# Trig/Quotient Rule

Discussion in 'Undergraduate Math' started by James Stein, Oct 1, 2004.

1. ### James SteinGuest

Two point post, actually. The first is a question; does anyone know of a
good site covering basic trig, up to trig identities and trig functions?
I've always been bad with that, and I was hoping to get some review in (my
textbook doesn't cover it well.)

The second is the following:

f(x) = 5sin(-3x) / 1 + cosx.
Find f ' (3).

So, using quotient rule:
(1 + cos x) (5cos(-3x)) - (5sin(-3x))(-sinx)
-------------------------------------------
(1 + cosx)^2

I'm really not sure how to foil it, because I'm not sure what happens with
5cos(-3x) * cos x. Does it become 5cos^2(-3x), or 5cos(-3x^2) or
5cos(-3x)cosx?

Just plugging the three into the formula as it stands doesn't get me the
right answer, from what I see.

Also, I couldn't think of any trig ID's to simplify the issue.

James Stein, Oct 1, 2004

2. ### David MoranGuest

You're close, but check your differentiation of 5sin(-3x). I don't think
there's any way of simplifying this.

Dave

David Moran, Oct 1, 2004

3. ### Rich CarreiroGuest

Quotient rule is:

d(uv)/dx = (v du/dx - u dv/dx)/v^2

u(x) = 5sin(-3x) = -5sin(3x) [I don't like having negatives in
the argument of trig functions]

v(x) = 1 + cos(x)

du/dx = (-5)(3)cos(3x) = -15cos(3x) [you forgot about the 3]

dv/dx = -sin(x)

so

df/dx = -15[1 + cos(x)]cos(3x) - 5sin(3x)sin(x)
---------------------------------------
[1 + cos(x)]^2
Why do you want to FOIL it? Just plug in x=3.
No, it doesn't. Why do you think it might (I'm not being
sarcastic -- I'm trying to see why you think that's even
a possibility)?
See above.
That's it. Aside from using the
cos(a)cos(b) = [cos(a+b) + cos(a-b)]/2
formula to write it as a sum of individual
cosines, that's about all you can do with it.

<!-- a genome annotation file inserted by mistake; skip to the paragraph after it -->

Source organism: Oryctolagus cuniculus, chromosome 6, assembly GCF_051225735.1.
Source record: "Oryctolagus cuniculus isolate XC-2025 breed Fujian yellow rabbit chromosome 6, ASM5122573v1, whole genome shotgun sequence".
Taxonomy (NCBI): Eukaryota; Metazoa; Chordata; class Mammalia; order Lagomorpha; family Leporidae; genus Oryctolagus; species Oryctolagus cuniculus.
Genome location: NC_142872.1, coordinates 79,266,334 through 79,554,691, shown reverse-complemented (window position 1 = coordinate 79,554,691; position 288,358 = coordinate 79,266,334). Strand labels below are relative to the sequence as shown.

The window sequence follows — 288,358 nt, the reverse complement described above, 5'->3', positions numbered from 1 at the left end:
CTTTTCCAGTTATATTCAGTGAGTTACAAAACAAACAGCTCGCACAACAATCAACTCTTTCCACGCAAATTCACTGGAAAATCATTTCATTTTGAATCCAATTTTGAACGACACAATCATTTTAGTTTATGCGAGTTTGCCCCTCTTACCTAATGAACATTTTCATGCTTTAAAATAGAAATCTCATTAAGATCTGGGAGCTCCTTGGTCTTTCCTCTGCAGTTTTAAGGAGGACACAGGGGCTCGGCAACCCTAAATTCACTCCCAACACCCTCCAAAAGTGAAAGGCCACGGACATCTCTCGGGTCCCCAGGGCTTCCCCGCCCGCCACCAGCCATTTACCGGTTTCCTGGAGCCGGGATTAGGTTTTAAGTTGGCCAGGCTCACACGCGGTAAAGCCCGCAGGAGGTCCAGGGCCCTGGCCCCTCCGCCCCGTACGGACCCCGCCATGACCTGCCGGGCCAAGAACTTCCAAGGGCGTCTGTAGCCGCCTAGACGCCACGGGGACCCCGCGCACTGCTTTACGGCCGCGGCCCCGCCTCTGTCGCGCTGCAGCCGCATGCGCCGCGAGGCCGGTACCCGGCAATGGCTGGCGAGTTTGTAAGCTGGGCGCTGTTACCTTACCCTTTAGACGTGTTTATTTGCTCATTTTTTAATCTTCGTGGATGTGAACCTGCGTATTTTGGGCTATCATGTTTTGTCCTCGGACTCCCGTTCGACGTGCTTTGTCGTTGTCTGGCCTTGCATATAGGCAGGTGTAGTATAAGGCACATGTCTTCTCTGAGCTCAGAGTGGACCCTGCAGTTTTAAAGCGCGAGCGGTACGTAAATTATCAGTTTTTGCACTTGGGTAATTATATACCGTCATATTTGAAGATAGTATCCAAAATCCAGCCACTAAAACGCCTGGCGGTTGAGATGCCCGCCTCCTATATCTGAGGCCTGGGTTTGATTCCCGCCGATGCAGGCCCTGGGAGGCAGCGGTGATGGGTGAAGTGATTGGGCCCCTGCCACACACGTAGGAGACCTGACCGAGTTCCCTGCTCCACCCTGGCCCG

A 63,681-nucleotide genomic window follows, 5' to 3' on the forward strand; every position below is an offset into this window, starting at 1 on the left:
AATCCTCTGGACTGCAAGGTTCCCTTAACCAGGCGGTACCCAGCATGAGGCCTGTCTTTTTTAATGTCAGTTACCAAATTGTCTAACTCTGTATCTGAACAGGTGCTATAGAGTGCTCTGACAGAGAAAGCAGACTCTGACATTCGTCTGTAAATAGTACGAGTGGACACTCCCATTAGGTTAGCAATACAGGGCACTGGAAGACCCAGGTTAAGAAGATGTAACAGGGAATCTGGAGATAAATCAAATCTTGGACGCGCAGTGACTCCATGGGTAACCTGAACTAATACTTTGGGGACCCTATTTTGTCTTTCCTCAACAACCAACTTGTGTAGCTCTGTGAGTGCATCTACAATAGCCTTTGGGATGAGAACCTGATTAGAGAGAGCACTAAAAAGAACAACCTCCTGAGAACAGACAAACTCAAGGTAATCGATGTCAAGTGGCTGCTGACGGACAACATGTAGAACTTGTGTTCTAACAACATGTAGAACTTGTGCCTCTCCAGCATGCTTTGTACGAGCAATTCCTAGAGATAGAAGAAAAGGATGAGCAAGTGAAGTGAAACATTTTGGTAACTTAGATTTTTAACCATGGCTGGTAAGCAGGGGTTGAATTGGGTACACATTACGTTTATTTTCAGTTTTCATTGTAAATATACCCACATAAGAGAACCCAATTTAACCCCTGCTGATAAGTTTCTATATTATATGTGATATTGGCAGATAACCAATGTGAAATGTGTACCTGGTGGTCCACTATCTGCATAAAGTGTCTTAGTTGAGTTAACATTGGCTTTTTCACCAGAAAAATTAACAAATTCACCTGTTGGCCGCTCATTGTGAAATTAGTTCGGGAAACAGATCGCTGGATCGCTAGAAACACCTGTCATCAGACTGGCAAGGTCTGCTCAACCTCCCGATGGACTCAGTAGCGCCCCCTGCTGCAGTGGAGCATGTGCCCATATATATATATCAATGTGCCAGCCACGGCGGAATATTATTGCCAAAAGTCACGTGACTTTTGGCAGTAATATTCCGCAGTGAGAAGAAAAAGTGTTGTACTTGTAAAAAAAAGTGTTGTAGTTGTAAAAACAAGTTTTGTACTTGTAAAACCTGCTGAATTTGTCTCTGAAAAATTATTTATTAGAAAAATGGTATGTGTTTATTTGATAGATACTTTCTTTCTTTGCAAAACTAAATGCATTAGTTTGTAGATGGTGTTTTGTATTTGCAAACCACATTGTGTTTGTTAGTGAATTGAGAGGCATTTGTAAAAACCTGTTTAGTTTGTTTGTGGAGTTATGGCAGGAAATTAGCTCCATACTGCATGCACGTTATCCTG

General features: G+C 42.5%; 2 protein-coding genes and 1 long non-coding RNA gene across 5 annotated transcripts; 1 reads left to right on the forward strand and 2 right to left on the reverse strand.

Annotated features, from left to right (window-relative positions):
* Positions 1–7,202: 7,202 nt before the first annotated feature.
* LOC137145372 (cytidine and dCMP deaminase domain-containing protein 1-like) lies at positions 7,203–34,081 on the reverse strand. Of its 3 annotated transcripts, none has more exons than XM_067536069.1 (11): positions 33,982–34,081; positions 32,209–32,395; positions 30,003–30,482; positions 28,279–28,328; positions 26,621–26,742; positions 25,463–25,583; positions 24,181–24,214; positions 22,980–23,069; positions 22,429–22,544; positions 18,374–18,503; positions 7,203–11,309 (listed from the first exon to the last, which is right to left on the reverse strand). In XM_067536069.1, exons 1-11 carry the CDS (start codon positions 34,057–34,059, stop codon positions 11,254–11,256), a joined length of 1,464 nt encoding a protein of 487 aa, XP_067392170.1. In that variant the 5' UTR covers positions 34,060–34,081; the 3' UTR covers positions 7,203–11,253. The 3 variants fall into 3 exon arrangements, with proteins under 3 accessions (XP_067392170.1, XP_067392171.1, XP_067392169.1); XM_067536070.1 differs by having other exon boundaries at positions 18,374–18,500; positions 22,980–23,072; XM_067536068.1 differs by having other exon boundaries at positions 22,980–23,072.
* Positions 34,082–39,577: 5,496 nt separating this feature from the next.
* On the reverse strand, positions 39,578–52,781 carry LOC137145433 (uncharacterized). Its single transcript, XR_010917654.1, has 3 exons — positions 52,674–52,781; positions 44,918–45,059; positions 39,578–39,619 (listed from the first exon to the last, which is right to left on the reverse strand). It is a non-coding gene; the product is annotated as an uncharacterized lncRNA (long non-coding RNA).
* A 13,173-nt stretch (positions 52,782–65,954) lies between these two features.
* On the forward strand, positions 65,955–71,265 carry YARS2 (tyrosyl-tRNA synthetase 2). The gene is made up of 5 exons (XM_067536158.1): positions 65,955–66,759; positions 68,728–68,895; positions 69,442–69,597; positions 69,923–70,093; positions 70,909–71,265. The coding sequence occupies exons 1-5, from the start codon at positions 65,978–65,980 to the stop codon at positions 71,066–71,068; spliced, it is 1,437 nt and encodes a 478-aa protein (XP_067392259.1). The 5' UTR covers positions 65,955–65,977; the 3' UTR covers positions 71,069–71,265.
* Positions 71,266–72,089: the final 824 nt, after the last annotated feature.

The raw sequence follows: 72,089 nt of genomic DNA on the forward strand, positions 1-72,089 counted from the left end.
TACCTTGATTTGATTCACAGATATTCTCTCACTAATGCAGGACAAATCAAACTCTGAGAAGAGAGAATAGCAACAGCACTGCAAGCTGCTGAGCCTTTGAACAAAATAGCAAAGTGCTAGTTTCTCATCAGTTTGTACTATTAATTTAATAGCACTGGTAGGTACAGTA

Rich Carreiro, Oct 1, 2004
4. ### James SteinGuest

Forget about it? I don't even know where it came from. Is that a chain rule
multiplying by d/dx 3x?

I have a very shaky grasp of basic trig. I manage to pull off high 90's on
my calc tests anyway, but mostly through rote memorization of
problem-solving strategies and certain recurrent 'tricks' - not through
understanding of the fundamentals. Which is unfortunate, and something I'm
working to correct.

James Stein, Oct 1, 2004
5. ### Rich CarreiroGuest

Yes, it's because of the chain rule.

Remember, d[f(u(x))]/dx = (df/du)(du/dx)

For sin(3x), f(u) = sin(u), u(x) = 3x, so
d(sin(3x))/dx = d[sin(u)]/du * d(3x)/dx
= cos(u) * 3
= 3cos(u)
= 3cos(3x)

Rich Carreiro, Oct 1, 2004
6. ### Stan BrownGuest

(ahem) I venture to offer my Trig Without Tears, at

--
Stan Brown, Oak Road Systems, Tompkins County, New York, USA
A: Maybe because some people are too annoyed by top-posting.
Q: Why do I not get an answer to my question(s)?
A: Because it messes up the order in which people normally read
text.
Q: Why is top-posting such a bad thing?

Stan Brown, Oct 1, 2004
7. ### VirgilGuest

One point question on notation. May one presume that your function is
equivalent to
f(x) = 5 sin(-3 x) / (1 + cos(x))= 5*sin(-3*x) / (1 + cos(x))
?

It is customary in ASCII representations to either leave a space or use
something like "*" to indicate multiplications, to enclose the arguments
of all functions, including trig functions, in parentheses, and to
enclose divisors or denominators of more than one term or factor in
parentheses, as I have done.

Virgil, Oct 1, 2004
8. ### William ElliotGuest

= 5sin(-3x) + cos x
f'(x) = -15cos(-3x) - sin x

William Elliot, Oct 1, 2004